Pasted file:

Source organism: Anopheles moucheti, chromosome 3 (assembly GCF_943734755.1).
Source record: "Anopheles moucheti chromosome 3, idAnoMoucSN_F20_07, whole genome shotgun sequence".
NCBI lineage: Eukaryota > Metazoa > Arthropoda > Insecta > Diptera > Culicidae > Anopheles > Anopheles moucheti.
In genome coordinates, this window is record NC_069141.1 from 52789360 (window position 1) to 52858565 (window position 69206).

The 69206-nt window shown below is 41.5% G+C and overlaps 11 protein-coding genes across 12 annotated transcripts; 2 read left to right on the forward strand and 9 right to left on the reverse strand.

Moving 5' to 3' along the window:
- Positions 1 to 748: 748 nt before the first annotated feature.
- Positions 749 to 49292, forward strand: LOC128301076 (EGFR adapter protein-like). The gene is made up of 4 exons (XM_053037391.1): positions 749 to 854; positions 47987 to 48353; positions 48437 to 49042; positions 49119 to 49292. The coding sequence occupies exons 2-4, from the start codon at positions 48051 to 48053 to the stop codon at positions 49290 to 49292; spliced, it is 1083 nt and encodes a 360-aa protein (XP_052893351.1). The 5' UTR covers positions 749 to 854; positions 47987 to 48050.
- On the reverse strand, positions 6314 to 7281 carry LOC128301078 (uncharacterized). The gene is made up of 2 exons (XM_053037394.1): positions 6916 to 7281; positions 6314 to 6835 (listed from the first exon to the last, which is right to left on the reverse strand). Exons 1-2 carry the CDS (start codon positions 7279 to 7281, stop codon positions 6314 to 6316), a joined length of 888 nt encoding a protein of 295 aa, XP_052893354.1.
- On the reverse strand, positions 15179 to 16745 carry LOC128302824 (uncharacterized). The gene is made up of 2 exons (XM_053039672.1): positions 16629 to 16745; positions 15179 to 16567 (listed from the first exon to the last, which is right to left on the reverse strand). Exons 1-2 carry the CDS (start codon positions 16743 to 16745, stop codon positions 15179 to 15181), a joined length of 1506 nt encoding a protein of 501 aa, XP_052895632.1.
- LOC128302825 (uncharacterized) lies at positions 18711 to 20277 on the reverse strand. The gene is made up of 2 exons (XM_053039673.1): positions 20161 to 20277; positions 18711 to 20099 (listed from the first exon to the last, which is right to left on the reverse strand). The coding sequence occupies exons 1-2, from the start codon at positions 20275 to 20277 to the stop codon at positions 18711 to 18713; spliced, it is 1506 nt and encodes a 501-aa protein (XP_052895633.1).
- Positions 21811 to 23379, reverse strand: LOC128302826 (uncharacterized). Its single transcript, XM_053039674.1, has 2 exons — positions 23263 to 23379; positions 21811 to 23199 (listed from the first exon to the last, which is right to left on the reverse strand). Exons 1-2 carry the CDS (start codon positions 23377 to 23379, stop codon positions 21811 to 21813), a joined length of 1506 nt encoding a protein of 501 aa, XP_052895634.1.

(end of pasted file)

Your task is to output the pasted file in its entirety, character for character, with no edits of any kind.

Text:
Source organism: Anopheles moucheti, chromosome 3 (assembly GCF_943734755.1).
Source record: "Anopheles moucheti chromosome 3, idAnoMoucSN_F20_07, whole genome shotgun sequence".
NCBI lineage: Eukaryota > Metazoa > Arthropoda > Insecta > Diptera > Culicidae > Anopheles > Anopheles moucheti.
In genome coordinates, this window is record NC_069141.1 from 52789360 (window position 1) to 52858565 (window position 69206).

The 69206-nt window shown below is 41.5% G+C and overlaps 11 protein-coding genes across 12 annotated transcripts; 2 read left to right on the forward strand and 9 right to left on the reverse strand.

Moving 5' to 3' along the window:
- Positions 1 to 748: 748 nt before the first annotated feature.
- Positions 749 to 49292, forward strand: LOC128301076 (EGFR adapter protein-like). The gene is made up of 4 exons (XM_053037391.1): positions 749 to 854; positions 47987 to 48353; positions 48437 to 49042; positions 49119 to 49292. The coding sequence occupies exons 2-4, from the start codon at positions 48051 to 48053 to the stop codon at positions 49290 to 49292; spliced, it is 1083 nt and encodes a 360-aa protein (XP_052893351.1). The 5' UTR covers positions 749 to 854; positions 47987 to 48050.
- On the reverse strand, positions 6314 to 7281 carry LOC128301078 (uncharacterized). The gene is made up of 2 exons (XM_053037394.1): positions 6916 to 7281; positions 6314 to 6835 (listed from the first exon to the last, which is right to left on the reverse strand). Exons 1-2 carry the CDS (start codon positions 7279 to 7281, stop codon positions 6314 to 6316), a joined length of 888 nt encoding a protein of 295 aa, XP_052893354.1.
- On the reverse strand, positions 15179 to 16745 carry LOC128302824 (uncharacterized). The gene is made up of 2 exons (XM_053039672.1): positions 16629 to 16745; positions 15179 to 16567 (listed from the first exon to the last, which is right to left on the reverse strand). Exons 1-2 carry the CDS (start codon positions 16743 to 16745, stop codon positions 15179 to 15181), a joined length of 1506 nt encoding a protein of 501 aa, XP_052895632.1.
- LOC128302825 (uncharacterized) lies at positions 18711 to 20277 on the reverse strand. The gene is made up of 2 exons (XM_053039673.1): positions 20161 to 20277; positions 18711 to 20099 (listed from the first exon to the last, which is right to left on the reverse strand). The coding sequence occupies exons 1-2, from the start codon at positions 20275 to 20277 to the stop codon at positions 18711 to 18713; spliced, it is 1506 nt and encodes a 501-aa protein (XP_052895633.1).
- Positions 21811 to 23379, reverse strand: LOC128302826 (uncharacterized). Its single transcript, XM_053039674.1, has 2 exons — positions 23263 to 23379; positions 21811 to 23199 (listed from the first exon to the last, which is right to left on the reverse strand). Exons 1-2 carry the CDS (start codon positions 23377 to 23379, stop codon positions 21811 to 21813), a joined length of 1506 nt encoding a protein of 501 aa, XP_052895634.1.